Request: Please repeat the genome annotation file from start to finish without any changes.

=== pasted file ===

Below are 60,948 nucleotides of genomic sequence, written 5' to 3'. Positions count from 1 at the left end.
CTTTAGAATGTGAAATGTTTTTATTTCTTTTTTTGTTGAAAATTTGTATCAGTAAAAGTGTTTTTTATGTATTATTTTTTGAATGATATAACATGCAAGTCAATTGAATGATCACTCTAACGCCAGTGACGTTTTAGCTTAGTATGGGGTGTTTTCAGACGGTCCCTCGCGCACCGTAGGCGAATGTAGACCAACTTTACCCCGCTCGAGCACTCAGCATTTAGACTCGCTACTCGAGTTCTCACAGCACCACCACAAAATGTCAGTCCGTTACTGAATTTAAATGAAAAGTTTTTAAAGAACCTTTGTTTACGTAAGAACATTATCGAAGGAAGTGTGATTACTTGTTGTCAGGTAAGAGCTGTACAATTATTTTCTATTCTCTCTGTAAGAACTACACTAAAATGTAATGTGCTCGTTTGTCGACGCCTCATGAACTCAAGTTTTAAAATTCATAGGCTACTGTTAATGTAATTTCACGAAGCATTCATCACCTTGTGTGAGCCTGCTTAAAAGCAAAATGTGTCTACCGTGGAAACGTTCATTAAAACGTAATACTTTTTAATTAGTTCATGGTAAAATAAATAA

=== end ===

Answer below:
Below are 60,948 nucleotides of genomic sequence, written 5' to 3'. Positions count from 1 at the left end.
CTTTAGAATGTGAAATGTTTTTATTTCTTTTTTTGTTGAAAATTTGTATCAGTAAAAGTGTTTTTTATGTATTATTTTTTGAATGATATAACATGCAAGTCAATTGAATGATCACTCTAACGCCAGTGACGTTTTAGCTTAGTATGGGGTGTTTTCAGACGGTCCCTCGCGCACCGTAGGCGAATGTAGACCAACTTTACCCCGCTCGAGCACTCAGCATTTAGACTCGCTACTCGAGTTCTCACAGCACCACCACAAAATGTCAGTCCGTTACTGAATTTAAATGAAAAGTTTTTAAAGAACCTTTGTTTACGTAAGAACATTATCGAAGGAAGTGTGATTACTTGTTGTCAGGTAAGAGCTGTACAATTATTTTCTATTCTCTCTGTAAGAACTACACTAAAATGTAATGTGCTCGTTTGTCGACGCCTCATGAACTCAAGTTTTAAAATTCATAGGCTACTGTTAATGTAATTTCACGAAGCATTCATCACCTTGTGTGAGCCTGCTTAAAAGCAAAATGTGTCTACCGTGGAAACGTTCATTAAAACGTAATACTTTTTAATTAGTTCATGGTAAAATAAATAA